Over the past two years, schools, and especially students, have faced many challenges including schedule changes and online learning woes. But as the 2022 school year gets underway, there are things parents of elementary-aged children can do to make sure their children succeed this year.
Parental involvement is proven to have a positive impact on a child’s academic performance.
Recently-retired schoolteacher Becky Armstrong worked in Talladega City Schools for 30 years as an elementary school teacher. This is the first year she hasn’t had to prepare a classroom for a new school year in three decades.
But still, she has advice for how parents can step in and help their children.
“The first thing is to pray for their child and their teacher daily,” said Armstrong. “The second thing is to never let them leave home not feeling loved and supported. And the third thing is to, after school, to not let them be on their device.”
The use of cell phones and tablets among elementary-aged children is something Armstrong has seen increase over her three decades in the classroom.
“They need playtime, whether they are jumping in mud puddles, they need to be outside,” said Armstrong.
In a world swirling with technology and mobile communications, experts say it is important to keep children grounded and in the realm of reality. A 2020 Pew Research Center study found that too much screen time can not only lead to children being distracted from school work, but it can also lead to behavioral problems.
While there are benefits to children having phones, there are also risks such as cyberbullying and access to adult content.
Cyberbullying has obvious roots in technology, but it is technology some experts believe children should not have access to. Mean messages, emails and photos can be shared with the masses with the click of a button.
As a reading specialist, Armstrong said sometimes the old school way is the way to go.
“They need a book in their hand,” said Armstrong. “They need to see life, not have their head buried in a device.”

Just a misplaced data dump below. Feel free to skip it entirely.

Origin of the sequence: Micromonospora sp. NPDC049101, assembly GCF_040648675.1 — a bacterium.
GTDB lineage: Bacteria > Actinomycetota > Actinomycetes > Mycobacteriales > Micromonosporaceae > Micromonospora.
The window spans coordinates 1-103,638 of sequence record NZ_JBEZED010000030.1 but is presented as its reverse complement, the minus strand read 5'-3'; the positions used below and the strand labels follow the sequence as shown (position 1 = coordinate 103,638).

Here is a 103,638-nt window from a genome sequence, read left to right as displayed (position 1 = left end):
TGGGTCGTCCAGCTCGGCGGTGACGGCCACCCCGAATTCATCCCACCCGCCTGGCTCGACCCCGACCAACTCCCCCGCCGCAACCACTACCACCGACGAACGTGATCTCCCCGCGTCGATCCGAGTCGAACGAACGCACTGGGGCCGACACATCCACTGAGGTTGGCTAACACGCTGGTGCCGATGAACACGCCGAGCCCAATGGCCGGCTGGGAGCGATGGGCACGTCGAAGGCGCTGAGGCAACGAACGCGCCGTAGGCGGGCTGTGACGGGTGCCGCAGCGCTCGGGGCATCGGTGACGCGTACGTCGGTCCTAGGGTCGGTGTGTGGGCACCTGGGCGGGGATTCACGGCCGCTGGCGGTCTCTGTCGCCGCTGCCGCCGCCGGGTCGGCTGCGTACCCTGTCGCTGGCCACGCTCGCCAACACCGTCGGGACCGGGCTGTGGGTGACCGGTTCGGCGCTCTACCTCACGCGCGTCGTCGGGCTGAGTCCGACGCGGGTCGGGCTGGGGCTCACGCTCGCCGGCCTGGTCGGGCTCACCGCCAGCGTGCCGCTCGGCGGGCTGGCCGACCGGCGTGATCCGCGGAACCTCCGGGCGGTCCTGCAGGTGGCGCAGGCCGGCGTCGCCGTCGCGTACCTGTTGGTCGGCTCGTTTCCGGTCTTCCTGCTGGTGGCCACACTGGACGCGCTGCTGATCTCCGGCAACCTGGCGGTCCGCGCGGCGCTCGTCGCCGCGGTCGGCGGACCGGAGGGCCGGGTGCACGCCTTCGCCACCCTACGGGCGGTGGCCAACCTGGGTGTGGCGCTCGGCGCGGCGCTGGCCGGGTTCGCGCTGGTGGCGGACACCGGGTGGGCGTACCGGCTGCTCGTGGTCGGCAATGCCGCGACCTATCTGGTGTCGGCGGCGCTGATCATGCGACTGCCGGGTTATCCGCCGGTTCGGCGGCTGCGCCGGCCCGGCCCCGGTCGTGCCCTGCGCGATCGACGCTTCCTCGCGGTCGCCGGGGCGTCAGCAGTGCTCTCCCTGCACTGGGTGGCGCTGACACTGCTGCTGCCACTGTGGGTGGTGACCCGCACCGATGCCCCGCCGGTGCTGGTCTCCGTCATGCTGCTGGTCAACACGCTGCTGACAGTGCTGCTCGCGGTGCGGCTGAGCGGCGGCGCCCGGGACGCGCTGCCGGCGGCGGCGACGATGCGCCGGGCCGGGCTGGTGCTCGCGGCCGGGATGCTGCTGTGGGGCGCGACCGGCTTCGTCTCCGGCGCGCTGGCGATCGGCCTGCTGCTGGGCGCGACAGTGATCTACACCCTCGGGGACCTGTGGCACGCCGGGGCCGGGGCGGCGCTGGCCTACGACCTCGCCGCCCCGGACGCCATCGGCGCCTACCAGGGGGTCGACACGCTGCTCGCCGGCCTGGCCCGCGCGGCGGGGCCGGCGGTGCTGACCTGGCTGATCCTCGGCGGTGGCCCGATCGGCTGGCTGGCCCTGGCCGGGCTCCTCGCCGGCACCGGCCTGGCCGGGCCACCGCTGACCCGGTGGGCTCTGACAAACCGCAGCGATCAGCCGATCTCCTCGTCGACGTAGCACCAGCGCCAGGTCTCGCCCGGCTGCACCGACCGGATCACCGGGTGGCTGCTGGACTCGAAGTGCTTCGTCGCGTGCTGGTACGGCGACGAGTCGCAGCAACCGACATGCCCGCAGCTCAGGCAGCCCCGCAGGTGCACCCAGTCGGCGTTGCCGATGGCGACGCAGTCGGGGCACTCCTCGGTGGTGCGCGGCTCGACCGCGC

Armstrong said it is also important for parents to stay informed about their child’s reading and math level.
“With COVID the last two years, it took away a lot, and it’s going to be hard to get it back,” said Armstrong. “They weren’t able to see and talk to each other, and children depend on interaction. But I can tell you what, and I believe this with all my heart, if they’re two years behind socially, they are two, three or more years behind academically.”
Parents can ask teachers what level their children are on in reading and math. Armstrong said it is important for students to be able to succeed on their own level, so they are inspired to continue learning and succeed even more. She said schools used to be able to put students in groups depending on their abilities, but that is no longer accepted.
“They were like, ‘Oh, we can’t label them, we can’t make them do this, they’re going to figure it out,'” Armstrong explained. “You don’t think they already know that they’re in the sixth grade and reading on a kindergarten level? You don’t think they know that? The schools need to reach in and pull them up from where they are.”
Parental involvement is one of the most important things children can have. But Armstrong said with rising prices due to inflation, a lot of parents have had to start working more and don’t have as much time to be involved.
“There’s been a drastic drop in parental involvement because more parents have to work,” Armstrong said. “…But also, when you pick them up at the car rider line, look at them like they are the most wonderful thing you have ever seen and you can’t wait to see them.
“That’s very important because when you go home and your mom has already looked at you like you’re the best thing that God ever put on this earth, then it’s bound to be more positive…Start the day positive and end the evening positive.”
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